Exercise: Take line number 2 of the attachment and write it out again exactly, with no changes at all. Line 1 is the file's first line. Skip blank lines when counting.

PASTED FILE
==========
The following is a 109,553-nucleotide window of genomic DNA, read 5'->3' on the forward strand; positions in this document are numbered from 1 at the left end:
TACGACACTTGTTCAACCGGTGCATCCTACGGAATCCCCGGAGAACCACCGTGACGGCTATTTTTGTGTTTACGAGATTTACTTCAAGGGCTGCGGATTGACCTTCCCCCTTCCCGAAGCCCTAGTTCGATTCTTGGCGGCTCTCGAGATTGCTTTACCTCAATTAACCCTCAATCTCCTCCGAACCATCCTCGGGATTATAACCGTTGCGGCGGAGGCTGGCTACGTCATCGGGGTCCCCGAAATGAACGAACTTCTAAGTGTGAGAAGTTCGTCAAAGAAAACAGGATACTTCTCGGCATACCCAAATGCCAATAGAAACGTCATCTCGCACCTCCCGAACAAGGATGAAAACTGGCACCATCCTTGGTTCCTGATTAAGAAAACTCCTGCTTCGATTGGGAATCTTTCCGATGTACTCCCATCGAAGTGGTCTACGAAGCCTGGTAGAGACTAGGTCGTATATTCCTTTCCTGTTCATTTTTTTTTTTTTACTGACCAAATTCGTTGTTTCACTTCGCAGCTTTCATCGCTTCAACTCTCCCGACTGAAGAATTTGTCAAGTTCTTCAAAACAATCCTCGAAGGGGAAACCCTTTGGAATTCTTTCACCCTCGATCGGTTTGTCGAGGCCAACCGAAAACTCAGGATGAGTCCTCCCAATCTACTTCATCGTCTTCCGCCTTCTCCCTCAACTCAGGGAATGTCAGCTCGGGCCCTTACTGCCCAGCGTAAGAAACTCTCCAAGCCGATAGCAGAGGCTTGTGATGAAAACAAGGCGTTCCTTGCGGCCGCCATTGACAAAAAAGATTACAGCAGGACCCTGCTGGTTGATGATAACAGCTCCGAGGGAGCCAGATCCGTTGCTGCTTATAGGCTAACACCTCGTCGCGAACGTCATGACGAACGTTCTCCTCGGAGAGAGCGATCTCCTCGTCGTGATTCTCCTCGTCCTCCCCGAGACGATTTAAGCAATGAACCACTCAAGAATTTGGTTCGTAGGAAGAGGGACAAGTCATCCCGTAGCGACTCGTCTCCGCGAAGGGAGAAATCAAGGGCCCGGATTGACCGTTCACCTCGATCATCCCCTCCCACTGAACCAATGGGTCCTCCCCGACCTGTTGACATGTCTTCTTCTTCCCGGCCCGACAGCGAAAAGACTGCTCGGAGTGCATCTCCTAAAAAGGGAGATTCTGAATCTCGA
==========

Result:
TACGACACTTGTTCAACCGGTGCATCCTACGGAATCCCCGGAGAACCACCGTGACGGCTATTTTTGTGTTTACGAGATTTACTTCAAGGGCTGCGGATTGACCTTCCCCCTTCCCGAAGCCCTAGTTCGATTCTTGGCGGCTCTCGAGATTGCTTTACCTCAATTAACCCTCAATCTCCTCCGAACCATCCTCGGGATTATAACCGTTGCGGCGGAGGCTGGCTACGTCATCGGGGTCCCCGAAATGAACGAACTTCTAAGTGTGAGAAGTTCGTCAAAGAAAACAGGATACTTCTCGGCATACCCAAATGCCAATAGAAACGTCATCTCGCACCTCCCGAACAAGGATGAAAACTGGCACCATCCTTGGTTCCTGATTAAGAAAACTCCTGCTTCGATTGGGAATCTTTCCGATGTACTCCCATCGAAGTGGTCTACGAAGCCTGGTAGAGACTAGGTCGTATATTCCTTTCCTGTTCATTTTTTTTTTTTTACTGACCAAATTCGTTGTTTCACTTCGCAGCTTTCATCGCTTCAACTCTCCCGACTGAAGAATTTGTCAAGTTCTTCAAAACAATCCTCGAAGGGGAAACCCTTTGGAATTCTTTCACCCTCGATCGGTTTGTCGAGGCCAACCGAAAACTCAGGATGAGTCCTCCCAATCTACTTCATCGTCTTCCGCCTTCTCCCTCAACTCAGGGAATGTCAGCTCGGGCCCTTACTGCCCAGCGTAAGAAACTCTCCAAGCCGATAGCAGAGGCTTGTGATGAAAACAAGGCGTTCCTTGCGGCCGCCATTGACAAAAAAGATTACAGCAGGACCCTGCTGGTTGATGATAACAGCTCCGAGGGAGCCAGATCCGTTGCTGCTTATAGGCTAACACCTCGTCGCGAACGTCATGACGAACGTTCTCCTCGGAGAGAGCGATCTCCTCGTCGTGATTCTCCTCGTCCTCCCCGAGACGATTTAAGCAATGAACCACTCAAGAATTTGGTTCGTAGGAAGAGGGACAAGTCATCCCGTAGCGACTCGTCTCCGCGAAGGGAGAAATCAAGGGCCCGGATTGACCGTTCACCTCGATCATCCCCTCCCACTGAACCAATGGGTCCTCCCCGACCTGTTGACATGTCTTCTTCTTCCCGGCCCGACAGCGAAAAGACTGCTCGGAGTGCATCTCCTAAAAAGGGAGATTCTGAATCTCGA